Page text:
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Twists and turns in Ecuador and Argentina

| December 13, 2019

This document is intended for institutional investors and is not subject to all of the independence and disclosure standards applicable to debt research reports prepared for retail investors.

An appetite for yield should dominate emerging markets investing in 2020 with particular focus on high beta benchmarks, such as Ecuador and Argentina. Pricing on debt from each of those countries discounts varying probabilities of default and recovery—for Ecuador, whether it averts default, and for Argentina, whether it offers reasonable recovery value. Policy risk looks set to pick up intensity early next year with political transition in Argentina and a legislative calendar focused on economic reform in Ecuador.  On those issues, sentiment diverges. Ecuador looks likely to maintain IMF relations and lower debt rollover risks while Argentina struggles to determine a realistic economic plan for debt repayment capacity and recovery value. The right call on each of those should have significant impact on emerging markets returns.

Exhibit 1: The market’s views of Ecuador and Argentina have diverged

Source: Bloomberg Barclays EM USD total returns

Ecuador’s comeback on reform agenda

The economic team in Ecuador is still recovering from the initial shocks of failed implementation of reform. The team met defeat in the legislature on economic reform and defeat in the streets after trying to make subsidy cuts.  There is no room for failure on the second attempts. The team pushed through fast track tax reform with further momentum on labor reform, capital markets reform, budget reform and central bank and finance reform.  President Moreno also seems determined to deliver on fuel subsidy cuts with sufficient socialization to avoid a repeat of the October protests from indigenous groups and labor unions. It’s telling that a center-left administration endorses orthodox economic reform with broad-based political support to defend economic stability and dollarization. The IMF remains supportive. It has confirmed disbursement of the delayed second and third program tranches and seems flexible so long as there is progress on economic reform.  The success on a second round of tax reform reaffirms expectations of legislative support for the reform agenda into next year. This should allow for further normalization of Ecuador’s debt pricing from still-distressed levels.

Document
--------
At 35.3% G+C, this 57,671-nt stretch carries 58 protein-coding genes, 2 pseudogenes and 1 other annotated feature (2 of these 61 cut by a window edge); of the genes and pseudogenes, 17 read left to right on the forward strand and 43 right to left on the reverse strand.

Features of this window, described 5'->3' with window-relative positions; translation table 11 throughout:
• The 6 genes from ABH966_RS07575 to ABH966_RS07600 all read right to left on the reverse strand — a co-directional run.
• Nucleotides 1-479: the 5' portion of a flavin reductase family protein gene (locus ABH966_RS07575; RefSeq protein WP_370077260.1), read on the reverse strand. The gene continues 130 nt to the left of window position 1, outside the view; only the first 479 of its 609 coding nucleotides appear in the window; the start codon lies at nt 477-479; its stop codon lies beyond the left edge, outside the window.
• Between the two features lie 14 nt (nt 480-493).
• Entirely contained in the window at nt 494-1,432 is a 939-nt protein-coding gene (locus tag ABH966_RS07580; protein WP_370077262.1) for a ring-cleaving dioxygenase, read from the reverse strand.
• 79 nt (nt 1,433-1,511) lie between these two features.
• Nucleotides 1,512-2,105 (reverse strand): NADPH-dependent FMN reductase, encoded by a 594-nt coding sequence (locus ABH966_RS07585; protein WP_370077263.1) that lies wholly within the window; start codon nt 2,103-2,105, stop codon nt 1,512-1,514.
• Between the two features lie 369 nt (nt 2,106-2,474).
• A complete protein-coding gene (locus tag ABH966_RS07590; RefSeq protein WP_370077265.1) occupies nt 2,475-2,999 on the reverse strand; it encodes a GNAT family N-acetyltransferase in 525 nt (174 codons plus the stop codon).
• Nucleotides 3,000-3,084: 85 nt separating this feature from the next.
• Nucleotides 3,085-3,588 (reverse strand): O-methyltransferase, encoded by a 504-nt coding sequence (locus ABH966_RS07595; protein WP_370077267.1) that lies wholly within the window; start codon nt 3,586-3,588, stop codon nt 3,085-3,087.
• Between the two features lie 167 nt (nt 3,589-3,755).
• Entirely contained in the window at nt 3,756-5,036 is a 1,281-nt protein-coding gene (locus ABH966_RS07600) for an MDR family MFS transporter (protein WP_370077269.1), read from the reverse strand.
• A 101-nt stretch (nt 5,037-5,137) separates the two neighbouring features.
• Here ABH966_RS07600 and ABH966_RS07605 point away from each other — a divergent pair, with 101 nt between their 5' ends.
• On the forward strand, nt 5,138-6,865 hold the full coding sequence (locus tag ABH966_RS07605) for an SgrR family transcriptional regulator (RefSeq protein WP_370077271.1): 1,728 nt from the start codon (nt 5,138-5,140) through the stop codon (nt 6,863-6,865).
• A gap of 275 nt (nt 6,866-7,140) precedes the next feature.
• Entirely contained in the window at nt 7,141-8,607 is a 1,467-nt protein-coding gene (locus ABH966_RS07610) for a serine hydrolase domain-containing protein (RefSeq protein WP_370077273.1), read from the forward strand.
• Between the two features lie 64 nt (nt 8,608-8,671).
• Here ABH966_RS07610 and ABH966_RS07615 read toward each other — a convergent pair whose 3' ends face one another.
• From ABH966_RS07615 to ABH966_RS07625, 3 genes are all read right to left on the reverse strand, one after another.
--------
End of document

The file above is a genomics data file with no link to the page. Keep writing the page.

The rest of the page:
Argentina’s struggle to determine growth model

Argentina is also entering a new phase after an uncertain and lengthy political transition and is often cited as an important surprise factor for 2020. The question is whether it’s a positive or negative surprise for bondholders’ potential recovery value.  There is open discussion of default from budgetary cash flow stress and almost zero liquid FX reserves.  The economy suffers from large gross financing needs, insufficient intra-government financing, informal suspension of IMF relations and chronic capital flight with almost zero liquid foreign exchange reserves.  There has already been a forced maturity extension of local treasury bills. Argentina continues to prioritize liquidity relief as the outgoing Macri administration has been forced to rely upon direct monetization from the central bank. There are huge challenges ahead for the Fernandez administration.  The new economic team will set the context for recovery value. It’s hard to expect pragmatic reform when the economic team reflects ideological loyalty to KirchnerismoIf Kirchnerismo discourages growth through foreign direct investment and refuses to cut back spending entitlements necessary for a primary fiscal surplus, what provides the future savings for debt repayment?